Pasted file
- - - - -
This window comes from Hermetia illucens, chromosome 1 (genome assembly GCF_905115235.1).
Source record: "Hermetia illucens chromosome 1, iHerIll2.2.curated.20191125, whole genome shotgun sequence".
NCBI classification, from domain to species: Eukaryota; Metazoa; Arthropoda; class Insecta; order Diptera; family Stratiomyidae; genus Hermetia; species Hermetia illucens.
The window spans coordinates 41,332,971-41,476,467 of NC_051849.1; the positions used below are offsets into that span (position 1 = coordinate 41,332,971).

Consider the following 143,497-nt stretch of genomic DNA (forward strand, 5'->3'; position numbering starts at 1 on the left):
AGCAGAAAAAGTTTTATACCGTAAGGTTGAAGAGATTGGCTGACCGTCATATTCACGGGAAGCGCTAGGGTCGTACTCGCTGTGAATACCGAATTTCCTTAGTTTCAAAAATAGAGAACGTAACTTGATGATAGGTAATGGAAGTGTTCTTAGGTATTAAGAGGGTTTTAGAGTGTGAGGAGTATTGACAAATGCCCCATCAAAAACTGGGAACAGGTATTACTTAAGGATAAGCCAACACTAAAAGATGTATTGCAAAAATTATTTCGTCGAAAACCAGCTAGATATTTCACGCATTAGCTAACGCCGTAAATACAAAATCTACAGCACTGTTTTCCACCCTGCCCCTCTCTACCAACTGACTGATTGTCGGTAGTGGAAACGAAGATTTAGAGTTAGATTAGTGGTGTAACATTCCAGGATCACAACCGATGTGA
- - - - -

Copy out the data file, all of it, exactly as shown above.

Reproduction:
This window comes from Hermetia illucens, chromosome 1 (genome assembly GCF_905115235.1).
Source record: "Hermetia illucens chromosome 1, iHerIll2.2.curated.20191125, whole genome shotgun sequence".
NCBI classification, from domain to species: Eukaryota; Metazoa; Arthropoda; class Insecta; order Diptera; family Stratiomyidae; genus Hermetia; species Hermetia illucens.
The window spans coordinates 41,332,971-41,476,467 of NC_051849.1; the positions used below are offsets into that span (position 1 = coordinate 41,332,971).

Consider the following 143,497-nt stretch of genomic DNA (forward strand, 5'->3'; position numbering starts at 1 on the left):
AGCAGAAAAAGTTTTATACCGTAAGGTTGAAGAGATTGGCTGACCGTCATATTCACGGGAAGCGCTAGGGTCGTACTCGCTGTGAATACCGAATTTCCTTAGTTTCAAAAATAGAGAACGTAACTTGATGATAGGTAATGGAAGTGTTCTTAGGTATTAAGAGGGTTTTAGAGTGTGAGGAGTATTGACAAATGCCCCATCAAAAACTGGGAACAGGTATTACTTAAGGATAAGCCAACACTAAAAGATGTATTGCAAAAATTATTTCGTCGAAAACCAGCTAGATATTTCACGCATTAGCTAACGCCGTAAATACAAAATCTACAGCACTGTTTTCCACCCTGCCCCTCTCTACCAACTGACTGATTGTCGGTAGTGGAAACGAAGATTTAGAGTTAGATTAGTGGTGTAACATTCCAGGATCACAACCGATGTGA